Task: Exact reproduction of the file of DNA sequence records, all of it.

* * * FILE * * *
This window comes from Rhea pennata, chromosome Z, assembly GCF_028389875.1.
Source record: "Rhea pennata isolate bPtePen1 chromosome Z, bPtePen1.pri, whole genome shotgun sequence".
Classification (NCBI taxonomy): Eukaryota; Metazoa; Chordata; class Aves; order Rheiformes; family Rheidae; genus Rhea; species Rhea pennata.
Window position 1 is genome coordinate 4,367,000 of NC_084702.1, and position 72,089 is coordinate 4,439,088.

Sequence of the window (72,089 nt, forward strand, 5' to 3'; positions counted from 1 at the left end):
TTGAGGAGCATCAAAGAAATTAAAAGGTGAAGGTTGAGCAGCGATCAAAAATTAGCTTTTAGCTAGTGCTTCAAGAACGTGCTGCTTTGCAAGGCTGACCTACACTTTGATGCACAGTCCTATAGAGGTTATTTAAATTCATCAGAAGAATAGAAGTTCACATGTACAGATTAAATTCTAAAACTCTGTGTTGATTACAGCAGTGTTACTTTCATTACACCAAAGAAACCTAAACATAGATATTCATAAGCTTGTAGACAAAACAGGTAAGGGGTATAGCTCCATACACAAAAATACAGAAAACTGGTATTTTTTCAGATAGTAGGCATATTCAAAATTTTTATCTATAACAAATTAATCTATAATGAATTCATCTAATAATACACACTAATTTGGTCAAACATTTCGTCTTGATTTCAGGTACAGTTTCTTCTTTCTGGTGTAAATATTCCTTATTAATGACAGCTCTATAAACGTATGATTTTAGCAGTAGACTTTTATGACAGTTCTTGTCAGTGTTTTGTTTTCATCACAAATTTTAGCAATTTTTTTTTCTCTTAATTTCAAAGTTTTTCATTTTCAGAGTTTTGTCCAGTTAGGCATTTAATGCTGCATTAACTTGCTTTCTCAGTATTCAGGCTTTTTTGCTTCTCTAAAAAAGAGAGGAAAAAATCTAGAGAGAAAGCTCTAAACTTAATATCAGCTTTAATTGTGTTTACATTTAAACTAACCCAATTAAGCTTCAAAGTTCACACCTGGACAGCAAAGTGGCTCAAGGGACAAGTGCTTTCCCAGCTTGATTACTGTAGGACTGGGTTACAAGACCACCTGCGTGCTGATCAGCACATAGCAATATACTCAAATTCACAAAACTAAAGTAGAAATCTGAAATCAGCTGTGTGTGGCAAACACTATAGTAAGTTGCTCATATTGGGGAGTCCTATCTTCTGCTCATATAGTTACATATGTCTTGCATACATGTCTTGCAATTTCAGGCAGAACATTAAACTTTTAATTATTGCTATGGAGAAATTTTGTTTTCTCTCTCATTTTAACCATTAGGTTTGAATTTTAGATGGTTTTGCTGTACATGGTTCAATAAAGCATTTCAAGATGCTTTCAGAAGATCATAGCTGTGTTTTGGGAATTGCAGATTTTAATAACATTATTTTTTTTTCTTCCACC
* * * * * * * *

This window comes from Rhea pennata, chromosome Z, assembly GCF_028389875.1.
Source record: "Rhea pennata isolate bPtePen1 chromosome Z, bPtePen1.pri, whole genome shotgun sequence".
Classification (NCBI taxonomy): Eukaryota; Metazoa; Chordata; class Aves; order Rheiformes; family Rheidae; genus Rhea; species Rhea pennata.
Window position 1 is genome coordinate 4,367,000 of NC_084702.1, and position 72,089 is coordinate 4,439,088.

Sequence of the window (72,089 nt, forward strand, 5' to 3'; positions counted from 1 at the left end):
TTGAGGAGCATCAAAGAAATTAAAAGGTGAAGGTTGAGCAGCGATCAAAAATTAGCTTTTAGCTAGTGCTTCAAGAACGTGCTGCTTTGCAAGGCTGACCTACACTTTGATGCACAGTCCTATAGAGGTTATTTAAATTCATCAGAAGAATAGAAGTTCACATGTACAGATTAAATTCTAAAACTCTGTGTTGATTACAGCAGTGTTACTTTCATTACACCAAAGAAACCTAAACATAGATATTCATAAGCTTGTAGACAAAACAGGTAAGGGGTATAGCTCCATACACAAAAATACAGAAAACTGGTATTTTTTCAGATAGTAGGCATATTCAAAATTTTTATCTATAACAAATTAATCTATAATGAATTCATCTAATAATACACACTAATTTGGTCAAACATTTCGTCTTGATTTCAGGTACAGTTTCTTCTTTCTGGTGTAAATATTCCTTATTAATGACAGCTCTATAAACGTATGATTTTAGCAGTAGACTTTTATGACAGTTCTTGTCAGTGTTTTGTTTTCATCACAAATTTTAGCAATTTTTTTTTCTCTTAATTTCAAAGTTTTTCATTTTCAGAGTTTTGTCCAGTTAGGCATTTAATGCTGCATTAACTTGCTTTCTCAGTATTCAGGCTTTTTTGCTTCTCTAAAAAAGAGAGGAAAAAATCTAGAGAGAAAGCTCTAAACTTAATATCAGCTTTAATTGTGTTTACATTTAAACTAACCCAATTAAGCTTCAAAGTTCACACCTGGACAGCAAAGTGGCTCAAGGGACAAGTGCTTTCCCAGCTTGATTACTGTAGGACTGGGTTACAAGACCACCTGCGTGCTGATCAGCACATAGCAATATACTCAAATTCACAAAACTAAAGTAGAAATCTGAAATCAGCTGTGTGTGGCAAACACTATAGTAAGTTGCTCATATTGGGGAGTCCTATCTTCTGCTCATATAGTTACATATGTCTTGCATACATGTCTTGCAATTTCAGGCAGAACATTAAACTTTTAATTATTGCTATGGAGAAATTTTGTTTTCTCTCTCATTTTAACCATTAGGTTTGAATTTTAGATGGTTTTGCTGTACATGGTTCAATAAAGCATTTCAAGATGCTTTCAGAAGATCATAGCTGTGTTTTGGGAATTGCAGATTTTAATAACATTATTTTTTTTTCTTCCACC